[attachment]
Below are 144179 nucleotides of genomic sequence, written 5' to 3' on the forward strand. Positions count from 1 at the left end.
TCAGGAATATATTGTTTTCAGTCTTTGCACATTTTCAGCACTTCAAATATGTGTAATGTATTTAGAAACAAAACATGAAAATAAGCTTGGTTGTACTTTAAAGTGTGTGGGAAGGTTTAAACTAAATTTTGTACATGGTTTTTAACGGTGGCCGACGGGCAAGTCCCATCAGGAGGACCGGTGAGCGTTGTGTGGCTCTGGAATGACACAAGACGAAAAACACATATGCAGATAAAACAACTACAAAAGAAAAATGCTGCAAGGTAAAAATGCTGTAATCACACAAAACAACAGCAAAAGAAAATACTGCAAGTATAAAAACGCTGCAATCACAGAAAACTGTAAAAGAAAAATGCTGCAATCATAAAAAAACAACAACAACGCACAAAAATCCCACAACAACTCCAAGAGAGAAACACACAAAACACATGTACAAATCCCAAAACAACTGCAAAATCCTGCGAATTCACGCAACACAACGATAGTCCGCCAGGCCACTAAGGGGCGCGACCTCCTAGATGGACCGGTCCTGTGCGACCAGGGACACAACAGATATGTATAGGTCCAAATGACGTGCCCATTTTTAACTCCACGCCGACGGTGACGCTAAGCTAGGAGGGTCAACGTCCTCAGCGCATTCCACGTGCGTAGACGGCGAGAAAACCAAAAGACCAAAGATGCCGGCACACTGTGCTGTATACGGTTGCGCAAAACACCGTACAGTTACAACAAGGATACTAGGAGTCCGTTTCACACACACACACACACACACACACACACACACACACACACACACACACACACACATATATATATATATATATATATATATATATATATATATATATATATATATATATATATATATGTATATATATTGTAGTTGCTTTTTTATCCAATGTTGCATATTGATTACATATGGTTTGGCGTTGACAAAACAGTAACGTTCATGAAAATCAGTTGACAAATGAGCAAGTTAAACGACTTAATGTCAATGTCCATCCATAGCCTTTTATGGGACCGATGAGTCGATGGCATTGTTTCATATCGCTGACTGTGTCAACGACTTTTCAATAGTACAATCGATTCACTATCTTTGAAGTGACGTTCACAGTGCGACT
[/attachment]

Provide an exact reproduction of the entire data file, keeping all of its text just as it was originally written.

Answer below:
Below are 144179 nucleotides of genomic sequence, written 5' to 3' on the forward strand. Positions count from 1 at the left end.
TCAGGAATATATTGTTTTCAGTCTTTGCACATTTTCAGCACTTCAAATATGTGTAATGTATTTAGAAACAAAACATGAAAATAAGCTTGGTTGTACTTTAAAGTGTGTGGGAAGGTTTAAACTAAATTTTGTACATGGTTTTTAACGGTGGCCGACGGGCAAGTCCCATCAGGAGGACCGGTGAGCGTTGTGTGGCTCTGGAATGACACAAGACGAAAAACACATATGCAGATAAAACAACTACAAAAGAAAAATGCTGCAAGGTAAAAATGCTGTAATCACACAAAACAACAGCAAAAGAAAATACTGCAAGTATAAAAACGCTGCAATCACAGAAAACTGTAAAAGAAAAATGCTGCAATCATAAAAAAACAACAACAACGCACAAAAATCCCACAACAACTCCAAGAGAGAAACACACAAAACACATGTACAAATCCCAAAACAACTGCAAAATCCTGCGAATTCACGCAACACAACGATAGTCCGCCAGGCCACTAAGGGGCGCGACCTCCTAGATGGACCGGTCCTGTGCGACCAGGGACACAACAGATATGTATAGGTCCAAATGACGTGCCCATTTTTAACTCCACGCCGACGGTGACGCTAAGCTAGGAGGGTCAACGTCCTCAGCGCATTCCACGTGCGTAGACGGCGAGAAAACCAAAAGACCAAAGATGCCGGCACACTGTGCTGTATACGGTTGCGCAAAACACCGTACAGTTACAACAAGGATACTAGGAGTCCGTTTCACACACACACACACACACACACACACACACACACACACACACACACACACACACATATATATATATATATATATATATATATATATATATATATATATATATATATATATATATATGTATATATATTGTAGTTGCTTTTTTATCCAATGTTGCATATTGATTACATATGGTTTGGCGTTGACAAAACAGTAACGTTCATGAAAATCAGTTGACAAATGAGCAAGTTAAACGACTTAATGTCAATGTCCATCCATAGCCTTTTATGGGACCGATGAGTCGATGGCATTGTTTCATATCGCTGACTGTGTCAACGACTTTTCAATAGTACAATCGATTCACTATCTTTGAAGTGACGTTCACAGTGCGACT